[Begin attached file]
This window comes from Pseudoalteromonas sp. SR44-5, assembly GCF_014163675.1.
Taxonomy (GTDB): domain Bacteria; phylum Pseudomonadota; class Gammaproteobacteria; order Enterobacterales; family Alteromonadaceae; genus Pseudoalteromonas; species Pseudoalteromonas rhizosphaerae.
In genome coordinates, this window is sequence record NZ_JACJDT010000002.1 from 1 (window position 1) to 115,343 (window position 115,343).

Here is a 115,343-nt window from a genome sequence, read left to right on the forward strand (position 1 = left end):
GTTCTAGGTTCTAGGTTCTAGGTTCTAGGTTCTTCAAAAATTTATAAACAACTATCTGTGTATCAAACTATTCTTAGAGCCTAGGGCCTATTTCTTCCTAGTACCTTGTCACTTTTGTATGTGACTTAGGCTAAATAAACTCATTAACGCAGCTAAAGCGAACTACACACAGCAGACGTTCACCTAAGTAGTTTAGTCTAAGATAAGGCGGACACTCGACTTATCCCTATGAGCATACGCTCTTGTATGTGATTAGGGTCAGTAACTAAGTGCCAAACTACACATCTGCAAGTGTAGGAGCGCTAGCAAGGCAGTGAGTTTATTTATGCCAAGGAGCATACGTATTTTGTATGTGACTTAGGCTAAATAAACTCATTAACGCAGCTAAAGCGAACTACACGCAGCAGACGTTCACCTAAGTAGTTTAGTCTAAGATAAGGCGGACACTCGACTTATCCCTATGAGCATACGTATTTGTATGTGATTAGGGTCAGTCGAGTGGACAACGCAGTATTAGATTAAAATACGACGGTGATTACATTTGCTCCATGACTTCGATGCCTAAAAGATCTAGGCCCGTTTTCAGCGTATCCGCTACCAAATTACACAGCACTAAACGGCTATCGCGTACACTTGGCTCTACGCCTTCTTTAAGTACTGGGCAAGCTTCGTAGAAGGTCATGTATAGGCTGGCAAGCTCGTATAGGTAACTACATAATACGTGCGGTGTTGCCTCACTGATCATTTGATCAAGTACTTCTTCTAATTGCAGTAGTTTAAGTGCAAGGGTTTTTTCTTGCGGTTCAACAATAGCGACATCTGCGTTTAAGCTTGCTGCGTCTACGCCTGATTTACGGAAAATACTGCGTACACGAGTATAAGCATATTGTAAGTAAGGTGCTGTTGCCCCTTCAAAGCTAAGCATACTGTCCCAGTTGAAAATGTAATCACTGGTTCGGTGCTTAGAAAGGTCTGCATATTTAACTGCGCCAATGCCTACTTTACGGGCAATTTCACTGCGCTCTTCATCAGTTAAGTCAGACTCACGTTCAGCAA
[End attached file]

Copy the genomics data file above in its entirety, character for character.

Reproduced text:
This window comes from Pseudoalteromonas sp. SR44-5, assembly GCF_014163675.1.
Taxonomy (GTDB): domain Bacteria; phylum Pseudomonadota; class Gammaproteobacteria; order Enterobacterales; family Alteromonadaceae; genus Pseudoalteromonas; species Pseudoalteromonas rhizosphaerae.
In genome coordinates, this window is sequence record NZ_JACJDT010000002.1 from 1 (window position 1) to 115,343 (window position 115,343).

Here is a 115,343-nt window from a genome sequence, read left to right on the forward strand (position 1 = left end):
GTTCTAGGTTCTAGGTTCTAGGTTCTAGGTTCTTCAAAAATTTATAAACAACTATCTGTGTATCAAACTATTCTTAGAGCCTAGGGCCTATTTCTTCCTAGTACCTTGTCACTTTTGTATGTGACTTAGGCTAAATAAACTCATTAACGCAGCTAAAGCGAACTACACACAGCAGACGTTCACCTAAGTAGTTTAGTCTAAGATAAGGCGGACACTCGACTTATCCCTATGAGCATACGCTCTTGTATGTGATTAGGGTCAGTAACTAAGTGCCAAACTACACATCTGCAAGTGTAGGAGCGCTAGCAAGGCAGTGAGTTTATTTATGCCAAGGAGCATACGTATTTTGTATGTGACTTAGGCTAAATAAACTCATTAACGCAGCTAAAGCGAACTACACGCAGCAGACGTTCACCTAAGTAGTTTAGTCTAAGATAAGGCGGACACTCGACTTATCCCTATGAGCATACGTATTTGTATGTGATTAGGGTCAGTCGAGTGGACAACGCAGTATTAGATTAAAATACGACGGTGATTACATTTGCTCCATGACTTCGATGCCTAAAAGATCTAGGCCCGTTTTCAGCGTATCCGCTACCAAATTACACAGCACTAAACGGCTATCGCGTACACTTGGCTCTACGCCTTCTTTAAGTACTGGGCAAGCTTCGTAGAAGGTCATGTATAGGCTGGCAAGCTCGTATAGGTAACTACATAATACGTGCGGTGTTGCCTCACTGATCATTTGATCAAGTACTTCTTCTAATTGCAGTAGTTTAAGTGCAAGGGTTTTTTCTTGCGGTTCAACAATAGCGACATCTGCGTTTAAGCTTGCTGCGTCTACGCCTGATTTACGGAAAATACTGCGTACACGAGTATAAGCATATTGTAAGTAAGGTGCTGTTGCCCCTTCAAAGCTAAGCATACTGTCCCAGTTGAAAATGTAATCACTGGTTCGGTGCTTAGAAAGGTCTGCATATTTAACTGCGCCAATGCCTACTTTACGGGCAATTTCACTGCGCTCTTCATCAGTTAAGTCAGACTCACGTTCAGCAA